If you want to add additional information about this universal mapping, such as a table comment or a file, you can add it using the tab available on the Edit Universal Mappings dialog. When the Mapped checkbox is selected for a mapping, an icon Edit.gif appears on the same line, allowing you to open the Edit Universal Mappings dialog.

Universal Mappings Edit Icon.png

Clicking the icon opens the Edit Universal Mappings dialog. This dialog includes the Definition tab, Note tab, and Attachment Bindings tab, as shown in the following image.

Universal Mappings Edit Dialog.png

The tabs allow you to add or edit a mapping definition, note using a free text field, or attachment bindings. If one of these items is added to a mapping, a meta data icon Meta Data Icon.png appears next to the edit icon.

Universal Mappings with Attachment.png

The following helps you complete the options of the Edit Universal Mappings dialog:

Definition tab

Enter or edit a definition for the universal mapping. If the target database supports it, ER/Studio Data Architect adds this definition as a table comment when generating SQL code.

Note tab

This is a free-form text area to add any additional information concerning this mapping.

Attachment Bindings tab

Bind an external piece of information, or attachment to the universal mapping. You can also remove an attachment from an object, override an attachment binding's default value, or change the position of a bound attachment. To override the value of the attachment you have moved to the Selected Attachments grid, double-click the Value field of the target attachment. ER/Studio Data Architect opens the Value Override Editor or a list depending on the attachment datatype. Attachments are created in the Attachments folder of the Data Dictionary. For more information, see Attaching External Documents to the Data Model.

Viewing Universal Mappings

Universal Mappings are displayed in the object's Where Used tab.

Where Used.jpg

You can also see the mappings of an object by right-clicking the object and selecting Where Used.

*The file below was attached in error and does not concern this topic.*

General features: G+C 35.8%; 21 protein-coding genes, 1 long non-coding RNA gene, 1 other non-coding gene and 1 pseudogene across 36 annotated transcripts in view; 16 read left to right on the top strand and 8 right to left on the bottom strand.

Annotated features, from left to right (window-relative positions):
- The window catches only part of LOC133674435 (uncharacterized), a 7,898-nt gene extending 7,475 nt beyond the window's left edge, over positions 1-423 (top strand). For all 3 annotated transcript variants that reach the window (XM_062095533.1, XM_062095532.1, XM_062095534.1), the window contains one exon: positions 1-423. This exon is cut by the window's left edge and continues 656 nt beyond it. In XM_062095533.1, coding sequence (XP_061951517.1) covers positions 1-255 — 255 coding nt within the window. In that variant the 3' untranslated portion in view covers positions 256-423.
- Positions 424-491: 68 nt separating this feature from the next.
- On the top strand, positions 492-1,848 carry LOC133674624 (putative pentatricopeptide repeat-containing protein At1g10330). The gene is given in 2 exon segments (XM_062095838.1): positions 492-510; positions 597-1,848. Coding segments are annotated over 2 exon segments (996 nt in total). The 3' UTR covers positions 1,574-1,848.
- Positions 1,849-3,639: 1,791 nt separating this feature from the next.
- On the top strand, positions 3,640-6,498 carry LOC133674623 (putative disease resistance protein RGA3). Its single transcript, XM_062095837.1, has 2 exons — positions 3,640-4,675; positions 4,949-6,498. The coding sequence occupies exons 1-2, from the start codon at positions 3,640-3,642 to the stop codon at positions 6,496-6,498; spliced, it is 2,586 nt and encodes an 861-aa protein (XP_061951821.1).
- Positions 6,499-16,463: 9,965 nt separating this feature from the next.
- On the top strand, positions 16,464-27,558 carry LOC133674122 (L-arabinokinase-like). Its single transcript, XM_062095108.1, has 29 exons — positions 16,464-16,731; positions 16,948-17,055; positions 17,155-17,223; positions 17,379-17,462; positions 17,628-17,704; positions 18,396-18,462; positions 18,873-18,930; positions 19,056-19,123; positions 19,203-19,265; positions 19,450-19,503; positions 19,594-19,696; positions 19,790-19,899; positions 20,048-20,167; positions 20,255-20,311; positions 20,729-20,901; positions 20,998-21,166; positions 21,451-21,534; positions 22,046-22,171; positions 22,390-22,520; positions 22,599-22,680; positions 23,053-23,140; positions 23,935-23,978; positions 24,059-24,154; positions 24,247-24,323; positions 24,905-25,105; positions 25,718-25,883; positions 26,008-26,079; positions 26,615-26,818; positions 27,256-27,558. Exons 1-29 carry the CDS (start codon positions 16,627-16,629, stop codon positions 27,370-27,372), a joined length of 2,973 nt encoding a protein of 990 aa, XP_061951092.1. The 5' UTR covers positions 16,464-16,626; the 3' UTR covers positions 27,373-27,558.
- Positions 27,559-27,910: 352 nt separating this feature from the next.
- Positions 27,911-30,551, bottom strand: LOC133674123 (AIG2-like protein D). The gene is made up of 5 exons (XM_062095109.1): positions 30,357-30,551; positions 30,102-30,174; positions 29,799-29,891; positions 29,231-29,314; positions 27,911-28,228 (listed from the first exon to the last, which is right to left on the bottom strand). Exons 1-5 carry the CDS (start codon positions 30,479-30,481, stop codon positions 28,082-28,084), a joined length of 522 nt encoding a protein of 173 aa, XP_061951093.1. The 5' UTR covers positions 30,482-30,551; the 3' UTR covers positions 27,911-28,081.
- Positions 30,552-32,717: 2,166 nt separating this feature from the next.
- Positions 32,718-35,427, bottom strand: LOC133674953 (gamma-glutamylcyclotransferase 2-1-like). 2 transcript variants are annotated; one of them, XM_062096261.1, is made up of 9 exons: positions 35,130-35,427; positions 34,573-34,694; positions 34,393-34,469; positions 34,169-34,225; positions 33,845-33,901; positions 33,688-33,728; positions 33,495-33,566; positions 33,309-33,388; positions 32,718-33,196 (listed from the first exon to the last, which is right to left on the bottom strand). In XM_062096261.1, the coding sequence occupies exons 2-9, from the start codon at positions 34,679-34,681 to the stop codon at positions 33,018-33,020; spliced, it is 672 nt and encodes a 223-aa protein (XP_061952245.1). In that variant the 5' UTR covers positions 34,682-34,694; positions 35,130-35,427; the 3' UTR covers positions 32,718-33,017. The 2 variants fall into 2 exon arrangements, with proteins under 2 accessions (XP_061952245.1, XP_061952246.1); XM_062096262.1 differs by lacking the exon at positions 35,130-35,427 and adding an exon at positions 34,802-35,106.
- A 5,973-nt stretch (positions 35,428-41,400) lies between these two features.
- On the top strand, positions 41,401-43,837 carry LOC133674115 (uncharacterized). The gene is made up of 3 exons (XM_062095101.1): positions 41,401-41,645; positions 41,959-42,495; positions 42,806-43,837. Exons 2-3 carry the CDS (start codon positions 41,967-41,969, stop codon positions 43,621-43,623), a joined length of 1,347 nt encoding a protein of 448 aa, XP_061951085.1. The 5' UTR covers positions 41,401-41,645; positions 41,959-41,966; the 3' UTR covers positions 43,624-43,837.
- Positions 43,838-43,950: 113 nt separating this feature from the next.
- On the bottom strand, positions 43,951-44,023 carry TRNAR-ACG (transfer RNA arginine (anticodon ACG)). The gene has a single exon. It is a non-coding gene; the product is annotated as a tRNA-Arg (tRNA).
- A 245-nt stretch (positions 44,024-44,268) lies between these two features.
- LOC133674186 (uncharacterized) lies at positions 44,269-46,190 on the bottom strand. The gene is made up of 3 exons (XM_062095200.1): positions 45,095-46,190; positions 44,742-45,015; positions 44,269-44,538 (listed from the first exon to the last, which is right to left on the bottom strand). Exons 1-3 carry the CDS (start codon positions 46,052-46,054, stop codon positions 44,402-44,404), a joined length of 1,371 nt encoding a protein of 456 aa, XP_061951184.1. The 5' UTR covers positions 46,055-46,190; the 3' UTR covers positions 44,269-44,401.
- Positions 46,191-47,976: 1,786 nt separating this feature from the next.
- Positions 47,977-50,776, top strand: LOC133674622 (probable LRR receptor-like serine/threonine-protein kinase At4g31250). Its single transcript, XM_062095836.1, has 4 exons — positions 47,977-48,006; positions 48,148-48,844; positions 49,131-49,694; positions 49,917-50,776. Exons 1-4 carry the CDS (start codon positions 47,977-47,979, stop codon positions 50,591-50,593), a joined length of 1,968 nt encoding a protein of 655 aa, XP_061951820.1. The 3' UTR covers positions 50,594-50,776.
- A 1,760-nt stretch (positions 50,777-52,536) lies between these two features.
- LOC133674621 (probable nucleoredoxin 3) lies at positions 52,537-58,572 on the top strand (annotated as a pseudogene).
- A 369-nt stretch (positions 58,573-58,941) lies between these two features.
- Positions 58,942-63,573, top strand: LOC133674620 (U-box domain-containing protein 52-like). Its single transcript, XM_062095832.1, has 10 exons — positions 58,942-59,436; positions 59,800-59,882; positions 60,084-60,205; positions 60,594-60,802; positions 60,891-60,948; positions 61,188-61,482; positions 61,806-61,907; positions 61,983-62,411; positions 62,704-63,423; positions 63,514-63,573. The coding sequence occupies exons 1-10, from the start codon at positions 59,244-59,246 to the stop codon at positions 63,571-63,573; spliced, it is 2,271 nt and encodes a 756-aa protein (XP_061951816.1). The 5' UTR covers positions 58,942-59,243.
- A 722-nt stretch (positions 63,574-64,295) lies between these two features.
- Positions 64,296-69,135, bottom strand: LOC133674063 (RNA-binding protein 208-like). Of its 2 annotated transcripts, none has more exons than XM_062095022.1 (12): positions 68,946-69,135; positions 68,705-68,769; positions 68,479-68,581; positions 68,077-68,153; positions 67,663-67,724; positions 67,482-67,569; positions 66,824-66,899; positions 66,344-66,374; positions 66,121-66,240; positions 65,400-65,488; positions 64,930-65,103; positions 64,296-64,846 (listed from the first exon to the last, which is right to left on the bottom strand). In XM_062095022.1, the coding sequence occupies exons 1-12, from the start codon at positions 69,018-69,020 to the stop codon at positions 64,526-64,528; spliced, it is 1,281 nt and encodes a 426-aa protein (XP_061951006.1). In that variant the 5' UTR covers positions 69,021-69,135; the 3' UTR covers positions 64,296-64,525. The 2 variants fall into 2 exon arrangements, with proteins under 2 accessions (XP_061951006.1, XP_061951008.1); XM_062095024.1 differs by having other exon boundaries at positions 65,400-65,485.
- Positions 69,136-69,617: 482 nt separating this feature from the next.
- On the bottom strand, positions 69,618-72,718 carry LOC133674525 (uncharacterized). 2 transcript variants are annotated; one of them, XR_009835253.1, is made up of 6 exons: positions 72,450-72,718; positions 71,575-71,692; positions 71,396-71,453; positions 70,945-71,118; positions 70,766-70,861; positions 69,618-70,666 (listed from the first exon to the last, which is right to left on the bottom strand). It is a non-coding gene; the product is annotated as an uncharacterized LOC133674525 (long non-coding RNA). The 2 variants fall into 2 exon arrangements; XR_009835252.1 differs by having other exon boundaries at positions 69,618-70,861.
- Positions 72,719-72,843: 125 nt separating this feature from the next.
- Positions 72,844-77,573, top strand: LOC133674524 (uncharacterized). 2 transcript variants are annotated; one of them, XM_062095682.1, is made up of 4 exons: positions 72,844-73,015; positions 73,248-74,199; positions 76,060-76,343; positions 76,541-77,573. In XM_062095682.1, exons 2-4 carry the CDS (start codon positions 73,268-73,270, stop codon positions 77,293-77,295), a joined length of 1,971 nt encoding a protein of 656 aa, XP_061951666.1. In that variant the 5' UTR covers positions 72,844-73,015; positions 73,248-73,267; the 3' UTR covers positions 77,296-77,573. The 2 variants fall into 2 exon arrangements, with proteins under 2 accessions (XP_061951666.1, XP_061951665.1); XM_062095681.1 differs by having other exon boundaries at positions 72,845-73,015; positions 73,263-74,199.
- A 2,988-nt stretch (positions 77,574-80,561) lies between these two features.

And you can see the mappings of an object in the Universal Mappings Editor.

Universal Mappings Editor.jpg

Viewing and Editing Denormalization Mappings

The history of a table's denormalization is stored with the table and can be viewed on the Where Used tab of the Table Editor. Where Used information can also be accessed using the Edit User-Defined Mappings function available on the right-click menu of a table. From the Where Used tab or window you can see how the table was transformed.

  1. From the Data Model Window, right-click the table you want to learn about and select Where Used.
  2. The Where Used tab or window presents a graphical tree/node representation of the denormalization. In the screenshot below, by expanding the Denormalization Mappings entry, you can see what type of denomalization transformed the table. You can also see the pre-map and post-map state of the table. The example below shows that two tables, CMPTR and STRTH were rolled up into STRTH. On the right of the screen is an icon that let you edit the mappingEdit.gif.
  3. To edit the Denormalization mapping, click the edit mapping icon.Edit.gif
    • The appropriate Denormalization Editor appears where you can change the mappings.
    • Parent/Child Information is for information only.

Notepad blue icon 2.pngNote: If, after you perform a denormalization, you want to revert the table to its premap state and the undo operation is no longer available you must perform the reverse denormalization. For example, if you rolled up two tables you must select the table and then perform a roll-down denormalization on it, splitting up the one table into two.

See Also